The fact that these 'high-profile organised crime figures' vouching for the app's integrity blindly trusted a secretive, closed-source app suggests they would probably have been caught eventually anyway.

But what we should care about is Australia's involvement in all of this. The laws used to arrest a few hundred suspected criminals (the first 50 'beta testers' were already under surveillance) "have undermined international trust in Australia's digital services and their cybersecurity, increased business uncertainty, and hurt the brand image of Australian providers internationally", with costs "measurable in the multiple billions of dollars".

According to Digital Rights Watch executive director Lucie Krahulcova:

It seems the FBI would not have been able to conduct this operation without the AFP. And that's because we have essentially one of the most invasive, most broad anti-encryption legislation in the world right now.

Law Council of Australia president Jacoba Brasch QC said that under the Assistance and Access Bill 2018, there is "no judicial involvement in the issuing process for orders compelling communications providers to render assistance".

You can be sure that following the success of this honeypot (which only came to an end after a blogger did some analysis on a device and revealed it to be a scam), every country in the world will soon be knocking on the AFP's door trying to get some judicial-free, backdoor surveillance action (well maybe not China).

The message from Australia's politicians is clear: if you want to start a digital company and need any kind of data security or user privacy, do not do it in Australia, a place where individual and enterprise trust in digital services no longer exists.


Issue 116

Regulating crypto

Delivered on 14 June 2021 by Justin Pyvis. About a 3 min read.

The Basel Committee on Banking Supervision is gearing up to regulate banks that hold cryptocurrency, as "the growth of crypto assets and related services has the potential to raise financial stability concerns and increase risks faced by banks". Unfortunately its proposed regulations completely miss the mark. According to the FT:

All other [non-stablecoin] crypto assets, including bitcoin and ethereum, would go into the new, more strenuous regime. The Basel committee proposed a risk weight of 1,250 per cent, in line with the toughest standards for banks' exposures on riskier assets.

That would mean banks would in effect have to hold capital equal to the exposure they face, and be prepared if the value of the asset were worthless. A $100 exposure in bitcoin would result in a minimum capital requirement of $100, Basel said.

The standards would apply to assets created for decentralised finance (DeFi) and non-fungible tokens (NFTs), but potential central bank digital currencies were outside the scope of the consultation, it added.

I get that the regulator is concerned about stability, but the effect of these capital requirements will be to kick crypto to the curb – including the very promising DeFi – where it will be embraced by non-bank entities.

We've seen how excessive regulation can lead to growth in problematic shadow banking – well soon we may see a growing shadow crypto sector. A far better approach would be to update the rules to incorporate crypto, rather than kneecap it to the point that the only place it can thrive is outside of the traditional banking system.

There is a legitimate need to develop a proper, global regulatory framework that would allow institutions to access new DeFi services through the banking system. It really shouldn't be that difficult – most cryptocurrencies are actually more traceable than cash, given that they provide an open, immutable record of all transactions.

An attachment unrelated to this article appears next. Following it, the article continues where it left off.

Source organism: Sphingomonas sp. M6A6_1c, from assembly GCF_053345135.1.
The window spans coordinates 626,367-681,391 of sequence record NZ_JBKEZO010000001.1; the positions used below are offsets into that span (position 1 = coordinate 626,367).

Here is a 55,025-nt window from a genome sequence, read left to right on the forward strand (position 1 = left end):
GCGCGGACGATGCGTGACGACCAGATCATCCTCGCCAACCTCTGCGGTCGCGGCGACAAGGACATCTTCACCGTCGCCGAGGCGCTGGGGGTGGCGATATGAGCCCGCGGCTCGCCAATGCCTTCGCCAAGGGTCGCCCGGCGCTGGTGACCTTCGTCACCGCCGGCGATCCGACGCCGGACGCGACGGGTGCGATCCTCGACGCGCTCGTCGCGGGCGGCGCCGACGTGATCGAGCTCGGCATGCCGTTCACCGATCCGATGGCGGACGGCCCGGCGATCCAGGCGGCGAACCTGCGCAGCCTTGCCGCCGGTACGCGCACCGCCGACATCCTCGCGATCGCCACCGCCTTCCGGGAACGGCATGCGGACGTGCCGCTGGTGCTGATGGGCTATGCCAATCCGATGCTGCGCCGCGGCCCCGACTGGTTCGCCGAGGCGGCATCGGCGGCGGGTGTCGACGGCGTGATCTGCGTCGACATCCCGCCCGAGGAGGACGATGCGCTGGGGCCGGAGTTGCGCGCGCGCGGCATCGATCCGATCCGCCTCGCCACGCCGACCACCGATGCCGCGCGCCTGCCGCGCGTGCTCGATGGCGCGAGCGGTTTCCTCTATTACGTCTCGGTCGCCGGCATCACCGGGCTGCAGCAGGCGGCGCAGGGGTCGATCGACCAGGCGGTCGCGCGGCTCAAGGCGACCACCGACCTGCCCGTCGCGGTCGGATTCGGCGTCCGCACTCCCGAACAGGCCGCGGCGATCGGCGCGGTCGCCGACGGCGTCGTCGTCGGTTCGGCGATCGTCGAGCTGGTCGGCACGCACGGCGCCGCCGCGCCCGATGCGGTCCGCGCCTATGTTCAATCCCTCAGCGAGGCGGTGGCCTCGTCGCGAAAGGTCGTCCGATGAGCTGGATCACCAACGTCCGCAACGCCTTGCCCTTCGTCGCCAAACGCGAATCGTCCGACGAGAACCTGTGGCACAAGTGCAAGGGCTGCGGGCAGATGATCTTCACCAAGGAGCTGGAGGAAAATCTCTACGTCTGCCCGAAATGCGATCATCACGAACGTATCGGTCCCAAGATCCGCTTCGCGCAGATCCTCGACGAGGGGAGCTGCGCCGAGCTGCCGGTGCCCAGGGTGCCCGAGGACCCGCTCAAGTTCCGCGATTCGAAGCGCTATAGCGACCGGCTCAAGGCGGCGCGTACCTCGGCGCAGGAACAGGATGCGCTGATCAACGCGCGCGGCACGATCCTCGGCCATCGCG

Then again, if the five Big Tech-busting bills released for review in the US last week are any indication (see below), perhaps proper regulation of crypto is indeed impossible.

Those five antitrust bills

US House Democrats on Friday unveiled five separate bills aimed at breaking up Big Tech. If you were to put several politicians in a room who knew nothing about technology and asked them to devise some new regulations... well this is close to what you would get:

  • American Choice and Innovation Online Act, to prohibit discriminatory conduct by dominant platforms, including a ban on self-preferencing and picking winners and losers online.
  • Platform Competition and Opportunity Act, to prohibit acquisitions of competitive threats by dominant platforms, as well acquisitions that expand or entrench the market power of online platforms.
  • Ending Platform Monopolies Act, to eliminate the ability of dominant platforms to leverage their control over across multiple business lines to self-preference and disadvantage competitors in ways that undermine free and fair competition.
  • Augmenting Compatibility and Competition by Enabling Service Switching Act, to promote competition online by lowering barriers to entry and switching costs for businesses and consumers through interoperability and data portability requirements.
  • Merger Filing Fee Modernization Act, to update filing fees for mergers for the first time in two decades to ensure that Department of Justice and Federal Trade Commission have the resources they need to aggressively enforce the antitrust laws.

At least we finally get a definition out of this. Big Tech (i.e. companies covered by these Acts) are defined as those with 50 million US-based monthly active users, 100,000 US-based monthly active business users, or possessing a market capitalisation of more than $US600 billion. Right now that would include Google, Facebook, Microsoft, Alphabet (the parent company of Google), Amazon, Apple, Netflix and maybe even Snapchat (which has close to 50 million US-based monthly active users). None of the metrics are indexed to population or inflation, meaning over a sufficient period of time they could become all-encompassing.